Though her face is recognizable, Juliette Binoche may not be a familiar name to many. An established star in French cinema and celebrated internationally, the actress is also an artist, dancer and human rights activist. These talents have rewarded her with acclaim and numerous citations, including a Supporting Actress Oscar (“The English Patient” 1996).
In her newest film “Who You Think I Am” (in theatres), “La Binoche” (affectionately nicknamed) have critics lauding her role as Claire, a divorced college professor wrapped in a relationship with a stranger. Though they have never met, the two have shared steamy phone intimacies. In this unusual narrative, the 50’s something academic has conjured up a false personality on facebook, using a bogus profile and purloined online photo of a 24-year-old woman named Clara.
The initial meeting of the two unfolds at the train station, as Alex (François Civil) alights from the passenger coach, his eyes roaming anxiously over the crowd on the platform for the woman in the picture Claire had forwarded online. She’s uneasy, hopeful blind fate will overlook her deceptive maneuver, and that the much younger man, spots her, becomes mesmerized, abandons his quest for the face in the photograph, and zeros in on her.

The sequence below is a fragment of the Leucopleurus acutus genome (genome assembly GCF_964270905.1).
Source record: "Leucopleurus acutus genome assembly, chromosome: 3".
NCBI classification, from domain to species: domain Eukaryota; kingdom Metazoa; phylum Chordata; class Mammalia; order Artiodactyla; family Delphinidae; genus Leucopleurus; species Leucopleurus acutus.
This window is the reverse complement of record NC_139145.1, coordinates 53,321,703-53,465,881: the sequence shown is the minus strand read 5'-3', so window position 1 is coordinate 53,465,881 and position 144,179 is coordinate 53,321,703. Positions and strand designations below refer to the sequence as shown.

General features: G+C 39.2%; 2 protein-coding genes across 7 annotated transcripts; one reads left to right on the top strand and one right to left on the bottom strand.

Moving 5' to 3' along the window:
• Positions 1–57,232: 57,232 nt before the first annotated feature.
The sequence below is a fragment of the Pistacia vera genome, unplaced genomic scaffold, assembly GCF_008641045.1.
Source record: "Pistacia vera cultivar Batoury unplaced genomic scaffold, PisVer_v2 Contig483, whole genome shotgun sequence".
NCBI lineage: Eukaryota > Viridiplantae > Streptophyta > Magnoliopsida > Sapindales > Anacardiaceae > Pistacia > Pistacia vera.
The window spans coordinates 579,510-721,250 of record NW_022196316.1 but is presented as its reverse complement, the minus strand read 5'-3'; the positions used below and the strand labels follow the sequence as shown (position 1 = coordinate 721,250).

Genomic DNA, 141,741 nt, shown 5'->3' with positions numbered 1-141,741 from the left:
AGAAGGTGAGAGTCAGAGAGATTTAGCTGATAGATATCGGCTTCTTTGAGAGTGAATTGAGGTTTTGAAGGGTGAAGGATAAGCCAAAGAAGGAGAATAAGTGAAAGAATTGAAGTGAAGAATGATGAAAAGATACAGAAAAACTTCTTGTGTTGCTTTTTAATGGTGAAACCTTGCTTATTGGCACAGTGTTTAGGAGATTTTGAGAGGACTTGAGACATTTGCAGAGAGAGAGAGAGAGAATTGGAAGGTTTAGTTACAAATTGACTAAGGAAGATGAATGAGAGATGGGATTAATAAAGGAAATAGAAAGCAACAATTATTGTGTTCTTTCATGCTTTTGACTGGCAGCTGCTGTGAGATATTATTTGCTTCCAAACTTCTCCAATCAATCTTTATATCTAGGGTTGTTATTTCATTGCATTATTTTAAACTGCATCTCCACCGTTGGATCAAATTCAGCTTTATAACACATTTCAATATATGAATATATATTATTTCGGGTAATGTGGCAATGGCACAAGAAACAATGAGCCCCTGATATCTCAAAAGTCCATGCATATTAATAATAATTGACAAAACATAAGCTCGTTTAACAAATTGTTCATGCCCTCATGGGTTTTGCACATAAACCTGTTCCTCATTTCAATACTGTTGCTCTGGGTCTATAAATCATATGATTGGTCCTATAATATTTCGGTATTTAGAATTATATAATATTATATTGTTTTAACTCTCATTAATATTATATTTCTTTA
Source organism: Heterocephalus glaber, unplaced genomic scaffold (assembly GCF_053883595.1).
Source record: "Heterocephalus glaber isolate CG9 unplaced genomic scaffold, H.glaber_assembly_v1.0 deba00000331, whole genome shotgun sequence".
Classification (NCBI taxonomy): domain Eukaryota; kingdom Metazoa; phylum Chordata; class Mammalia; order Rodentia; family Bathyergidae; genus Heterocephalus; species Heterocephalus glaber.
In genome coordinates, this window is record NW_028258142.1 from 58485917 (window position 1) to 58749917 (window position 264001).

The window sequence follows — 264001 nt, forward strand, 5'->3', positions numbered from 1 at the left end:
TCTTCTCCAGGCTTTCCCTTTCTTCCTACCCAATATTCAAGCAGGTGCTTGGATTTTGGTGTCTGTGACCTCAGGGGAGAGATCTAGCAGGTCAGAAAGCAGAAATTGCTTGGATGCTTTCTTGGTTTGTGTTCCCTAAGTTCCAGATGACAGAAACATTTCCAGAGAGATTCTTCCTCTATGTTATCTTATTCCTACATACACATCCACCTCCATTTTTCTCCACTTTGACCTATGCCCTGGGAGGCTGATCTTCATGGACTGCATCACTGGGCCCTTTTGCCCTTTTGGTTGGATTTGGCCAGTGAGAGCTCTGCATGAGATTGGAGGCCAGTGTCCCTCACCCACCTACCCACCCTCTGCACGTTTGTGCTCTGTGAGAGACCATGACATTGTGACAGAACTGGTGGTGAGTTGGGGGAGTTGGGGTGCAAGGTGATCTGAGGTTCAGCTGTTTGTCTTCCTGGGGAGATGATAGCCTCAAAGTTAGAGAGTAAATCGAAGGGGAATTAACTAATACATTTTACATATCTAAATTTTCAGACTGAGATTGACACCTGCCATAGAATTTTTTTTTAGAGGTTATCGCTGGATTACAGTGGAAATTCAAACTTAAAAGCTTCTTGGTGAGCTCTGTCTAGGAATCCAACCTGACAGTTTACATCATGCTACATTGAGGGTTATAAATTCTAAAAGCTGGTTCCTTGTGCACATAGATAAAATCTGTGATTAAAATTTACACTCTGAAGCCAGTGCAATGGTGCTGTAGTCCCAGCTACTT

Claire is in love with Alex but he’s enchanted with the 24-year-old beauty in the fake profile. However, as their relationship intensifies, her lies of an ex who is jealous, and a job demanding constant overtime hours requiring out of town professional trips, play havoc with her conscience. In sessions with her therapist Catherine (Nicole Garcia), she admits her delusions and scheme of enticing Alex with a deceptive Facebook profile and photo. The sequences with Binoche and Garcia play out like a stressful give and take chess match as Claire confesses her masquerade.
The narrative intrigues, unfolding a cleverly constructed psychological thriller weaving in, out, and around Claire’s unpredictable manipulation of fictional reality. Adapted from the 2017 novel “Celle Que Vous Croyez” by Camille Laurens, the film keeps the viewer guessing till fade out. Binoche reveals a morally ambiguous (anti) hero, because we grow to understand her motivations. Her elegance, poise, sensuality, and inherent heartbreak are visible throughout the film as her character careens between devious tactics and a sense of insecurity aided by online scrutiny.
No need to reveal further narrative entanglements that connect and suddenly zig zag because what you see is notwhat you get. It’s a reading on the manipulative power wielded by the social media to distort reality. “La Binoche” owns this film, and in cinema circles it’s being whisered aloud as one of the best films of the year.